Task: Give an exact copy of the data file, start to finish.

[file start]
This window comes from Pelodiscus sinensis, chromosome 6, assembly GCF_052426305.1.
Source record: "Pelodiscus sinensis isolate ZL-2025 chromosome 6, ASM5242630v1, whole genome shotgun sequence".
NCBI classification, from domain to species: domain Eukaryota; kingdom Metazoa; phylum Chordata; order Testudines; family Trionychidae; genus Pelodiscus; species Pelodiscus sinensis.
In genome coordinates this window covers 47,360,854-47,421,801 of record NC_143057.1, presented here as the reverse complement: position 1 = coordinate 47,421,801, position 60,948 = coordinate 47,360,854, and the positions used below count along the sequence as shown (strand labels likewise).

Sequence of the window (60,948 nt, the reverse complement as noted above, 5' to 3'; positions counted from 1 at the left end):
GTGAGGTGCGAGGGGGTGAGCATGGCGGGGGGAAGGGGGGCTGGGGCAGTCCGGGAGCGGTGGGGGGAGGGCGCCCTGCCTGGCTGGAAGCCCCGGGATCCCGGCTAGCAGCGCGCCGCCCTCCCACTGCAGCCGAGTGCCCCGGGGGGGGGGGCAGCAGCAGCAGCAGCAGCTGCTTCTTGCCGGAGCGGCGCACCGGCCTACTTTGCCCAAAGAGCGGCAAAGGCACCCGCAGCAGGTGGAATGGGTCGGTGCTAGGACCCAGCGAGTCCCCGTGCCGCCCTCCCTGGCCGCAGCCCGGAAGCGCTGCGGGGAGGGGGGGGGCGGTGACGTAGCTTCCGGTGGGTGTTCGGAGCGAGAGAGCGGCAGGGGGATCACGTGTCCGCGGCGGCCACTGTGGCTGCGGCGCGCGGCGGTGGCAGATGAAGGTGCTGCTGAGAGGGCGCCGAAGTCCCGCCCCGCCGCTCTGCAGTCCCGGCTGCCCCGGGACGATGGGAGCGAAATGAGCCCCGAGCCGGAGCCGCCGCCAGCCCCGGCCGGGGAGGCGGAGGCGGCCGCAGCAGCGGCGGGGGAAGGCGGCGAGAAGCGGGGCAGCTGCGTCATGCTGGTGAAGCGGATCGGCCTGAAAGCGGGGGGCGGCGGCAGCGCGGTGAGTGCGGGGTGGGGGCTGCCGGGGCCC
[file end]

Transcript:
This window comes from Pelodiscus sinensis, chromosome 6, assembly GCF_052426305.1.
Source record: "Pelodiscus sinensis isolate ZL-2025 chromosome 6, ASM5242630v1, whole genome shotgun sequence".
NCBI classification, from domain to species: domain Eukaryota; kingdom Metazoa; phylum Chordata; order Testudines; family Trionychidae; genus Pelodiscus; species Pelodiscus sinensis.
In genome coordinates this window covers 47,360,854-47,421,801 of record NC_143057.1, presented here as the reverse complement: position 1 = coordinate 47,421,801, position 60,948 = coordinate 47,360,854, and the positions used below count along the sequence as shown (strand labels likewise).

Sequence of the window (60,948 nt, the reverse complement as noted above, 5' to 3'; positions counted from 1 at the left end):
GTGAGGTGCGAGGGGGTGAGCATGGCGGGGGGAAGGGGGGCTGGGGCAGTCCGGGAGCGGTGGGGGGAGGGCGCCCTGCCTGGCTGGAAGCCCCGGGATCCCGGCTAGCAGCGCGCCGCCCTCCCACTGCAGCCGAGTGCCCCGGGGGGGGGGGCAGCAGCAGCAGCAGCAGCTGCTTCTTGCCGGAGCGGCGCACCGGCCTACTTTGCCCAAAGAGCGGCAAAGGCACCCGCAGCAGGTGGAATGGGTCGGTGCTAGGACCCAGCGAGTCCCCGTGCCGCCCTCCCTGGCCGCAGCCCGGAAGCGCTGCGGGGAGGGGGGGGGCGGTGACGTAGCTTCCGGTGGGTGTTCGGAGCGAGAGAGCGGCAGGGGGATCACGTGTCCGCGGCGGCCACTGTGGCTGCGGCGCGCGGCGGTGGCAGATGAAGGTGCTGCTGAGAGGGCGCCGAAGTCCCGCCCCGCCGCTCTGCAGTCCCGGCTGCCCCGGGACGATGGGAGCGAAATGAGCCCCGAGCCGGAGCCGCCGCCAGCCCCGGCCGGGGAGGCGGAGGCGGCCGCAGCAGCGGCGGGGGAAGGCGGCGAGAAGCGGGGCAGCTGCGTCATGCTGGTGAAGCGGATCGGCCTGAAAGCGGGGGGCGGCGGCAGCGCGGTGAGTGCGGGGTGGGGGCTGCCGGGGCCC